What students are talking about today (March 20th)
1. Students at the University of British Columbia celebrated cycling culture with electronic music and glow sticks at the UBC Bike Rave on Friday night. It was organized by student residence advisors and was funded by a community grant. Unlike the drug-fuelled all-night parties of the 1990s that inspired the bike rave, this one was, according to The Ubyssey, “good clean fun.”
2. A student writing in The Varsity at the University of Toronto reports that the stress seminar she attended is a sorry excuse for counseling. “I had hoped that this “Coping with Stress” workshop, run by U of T’s Counselling and Psychological Services (CAPS) would help me, but instead it left me frustrated and angry,” writes Amanda Greer. “After a hard first semester, I approached CAPS about meeting with a counsellor. I was told there was a four month waiting list and to start looking for other options.” She points out that despite much discussion about the mental wellness of Canadian students, including in a recent cover story in Maclean’s, students often can’t access the one-on-one counselling. It’s a shame, but I think the explanation is obvious: tight budgets.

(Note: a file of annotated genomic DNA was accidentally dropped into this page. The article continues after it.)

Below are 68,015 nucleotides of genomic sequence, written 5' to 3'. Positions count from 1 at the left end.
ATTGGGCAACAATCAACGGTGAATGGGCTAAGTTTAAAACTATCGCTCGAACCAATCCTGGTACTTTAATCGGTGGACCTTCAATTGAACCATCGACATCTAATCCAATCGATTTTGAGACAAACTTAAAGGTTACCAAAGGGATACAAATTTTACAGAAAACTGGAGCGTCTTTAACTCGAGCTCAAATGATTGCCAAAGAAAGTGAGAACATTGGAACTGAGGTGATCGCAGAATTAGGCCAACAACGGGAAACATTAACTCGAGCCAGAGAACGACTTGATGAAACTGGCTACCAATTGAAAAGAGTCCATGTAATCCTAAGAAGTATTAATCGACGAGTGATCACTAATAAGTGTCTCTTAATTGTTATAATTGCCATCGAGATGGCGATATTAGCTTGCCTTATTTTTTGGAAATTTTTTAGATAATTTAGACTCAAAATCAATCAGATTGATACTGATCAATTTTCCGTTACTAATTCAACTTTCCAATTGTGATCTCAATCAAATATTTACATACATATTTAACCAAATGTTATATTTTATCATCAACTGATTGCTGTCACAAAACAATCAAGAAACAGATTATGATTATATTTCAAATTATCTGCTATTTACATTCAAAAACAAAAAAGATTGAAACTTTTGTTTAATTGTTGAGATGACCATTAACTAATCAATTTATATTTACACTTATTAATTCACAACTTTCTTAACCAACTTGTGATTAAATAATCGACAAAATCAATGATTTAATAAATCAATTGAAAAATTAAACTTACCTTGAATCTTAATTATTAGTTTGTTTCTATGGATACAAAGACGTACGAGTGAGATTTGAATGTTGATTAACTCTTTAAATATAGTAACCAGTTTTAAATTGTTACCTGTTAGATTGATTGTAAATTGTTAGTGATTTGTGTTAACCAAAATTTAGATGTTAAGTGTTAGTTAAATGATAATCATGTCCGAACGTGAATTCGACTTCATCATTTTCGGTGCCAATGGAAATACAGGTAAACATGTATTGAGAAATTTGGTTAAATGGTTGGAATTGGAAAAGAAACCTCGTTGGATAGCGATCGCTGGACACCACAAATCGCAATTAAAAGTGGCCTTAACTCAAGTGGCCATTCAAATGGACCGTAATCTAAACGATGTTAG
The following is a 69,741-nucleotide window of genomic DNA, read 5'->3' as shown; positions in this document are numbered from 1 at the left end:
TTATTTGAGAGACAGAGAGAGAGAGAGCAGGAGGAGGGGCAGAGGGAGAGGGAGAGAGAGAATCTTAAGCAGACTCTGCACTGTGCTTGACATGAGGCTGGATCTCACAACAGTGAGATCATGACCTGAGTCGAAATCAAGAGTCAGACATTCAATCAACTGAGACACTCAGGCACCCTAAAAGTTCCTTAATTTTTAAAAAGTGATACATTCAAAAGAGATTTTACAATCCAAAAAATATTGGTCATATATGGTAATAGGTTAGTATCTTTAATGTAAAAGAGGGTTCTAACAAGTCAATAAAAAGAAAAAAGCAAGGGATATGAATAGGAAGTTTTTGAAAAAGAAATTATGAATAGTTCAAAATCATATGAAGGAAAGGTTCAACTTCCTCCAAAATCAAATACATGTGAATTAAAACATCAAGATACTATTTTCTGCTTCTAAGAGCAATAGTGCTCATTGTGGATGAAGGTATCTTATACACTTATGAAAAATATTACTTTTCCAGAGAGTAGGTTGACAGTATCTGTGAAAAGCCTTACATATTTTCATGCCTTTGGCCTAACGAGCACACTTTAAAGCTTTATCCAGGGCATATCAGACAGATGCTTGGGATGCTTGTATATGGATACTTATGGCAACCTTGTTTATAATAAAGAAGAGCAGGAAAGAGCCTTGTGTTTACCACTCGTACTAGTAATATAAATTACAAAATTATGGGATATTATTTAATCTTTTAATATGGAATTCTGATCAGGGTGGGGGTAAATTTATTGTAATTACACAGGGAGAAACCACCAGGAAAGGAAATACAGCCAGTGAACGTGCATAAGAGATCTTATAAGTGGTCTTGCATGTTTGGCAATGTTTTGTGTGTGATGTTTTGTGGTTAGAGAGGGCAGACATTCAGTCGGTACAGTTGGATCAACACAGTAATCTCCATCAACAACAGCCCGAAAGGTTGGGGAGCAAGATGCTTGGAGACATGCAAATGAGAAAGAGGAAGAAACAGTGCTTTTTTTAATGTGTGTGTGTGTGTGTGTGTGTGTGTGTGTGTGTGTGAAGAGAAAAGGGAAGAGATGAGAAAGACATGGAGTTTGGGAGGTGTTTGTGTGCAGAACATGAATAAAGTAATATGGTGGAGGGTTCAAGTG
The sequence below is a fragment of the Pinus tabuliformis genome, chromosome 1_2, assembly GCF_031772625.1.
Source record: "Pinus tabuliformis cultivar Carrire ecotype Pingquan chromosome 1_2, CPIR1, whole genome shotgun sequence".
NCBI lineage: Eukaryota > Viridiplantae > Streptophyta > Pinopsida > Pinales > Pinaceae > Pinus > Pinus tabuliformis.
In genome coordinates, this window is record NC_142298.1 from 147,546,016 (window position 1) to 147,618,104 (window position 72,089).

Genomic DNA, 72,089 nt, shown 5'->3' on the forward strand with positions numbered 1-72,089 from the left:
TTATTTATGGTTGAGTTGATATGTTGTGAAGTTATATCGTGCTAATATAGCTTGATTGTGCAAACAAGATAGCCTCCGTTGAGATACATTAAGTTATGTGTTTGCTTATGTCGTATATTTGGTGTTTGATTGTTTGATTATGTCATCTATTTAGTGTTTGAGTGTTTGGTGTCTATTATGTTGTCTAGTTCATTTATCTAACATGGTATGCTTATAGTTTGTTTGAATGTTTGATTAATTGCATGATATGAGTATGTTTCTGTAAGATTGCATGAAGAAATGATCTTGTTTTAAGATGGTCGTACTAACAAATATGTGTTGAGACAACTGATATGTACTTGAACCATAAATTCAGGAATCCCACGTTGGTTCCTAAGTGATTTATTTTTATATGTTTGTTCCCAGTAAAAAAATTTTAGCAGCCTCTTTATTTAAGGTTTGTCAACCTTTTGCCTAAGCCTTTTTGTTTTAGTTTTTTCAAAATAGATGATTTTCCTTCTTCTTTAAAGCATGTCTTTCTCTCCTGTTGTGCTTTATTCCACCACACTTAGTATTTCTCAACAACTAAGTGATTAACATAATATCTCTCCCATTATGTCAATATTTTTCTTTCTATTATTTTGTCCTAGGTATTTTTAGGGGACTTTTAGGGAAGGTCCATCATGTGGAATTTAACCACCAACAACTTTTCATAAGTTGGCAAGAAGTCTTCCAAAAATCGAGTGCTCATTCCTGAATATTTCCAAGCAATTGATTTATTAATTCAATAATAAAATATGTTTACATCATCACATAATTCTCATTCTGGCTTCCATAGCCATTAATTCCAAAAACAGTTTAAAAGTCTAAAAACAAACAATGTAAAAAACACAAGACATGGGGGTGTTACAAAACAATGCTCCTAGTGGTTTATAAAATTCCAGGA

Joshua Beharry works to improve mental health on campus
Moments before he jumped off Vancouver’s Oak Street Bridge, Joshua Beharry texted his brother. He was hoping the message would be delayed—his brother had notoriously bad cell reception—but he wanted his family to know what had happened. Then, after waiting for a break in traffic, he leaped over the railing and into the Fraser River. “It was terrifying,” says Beharry, now 25. But even after jumping, he didn’t regret it. “I was thinking ‘this is the right thing to do.’ There was no chance of me ever getting better.”
Just over three years later, Beharry is speaking out about his suicide attempt in hopes that people like him will get help without feeling stigmatized.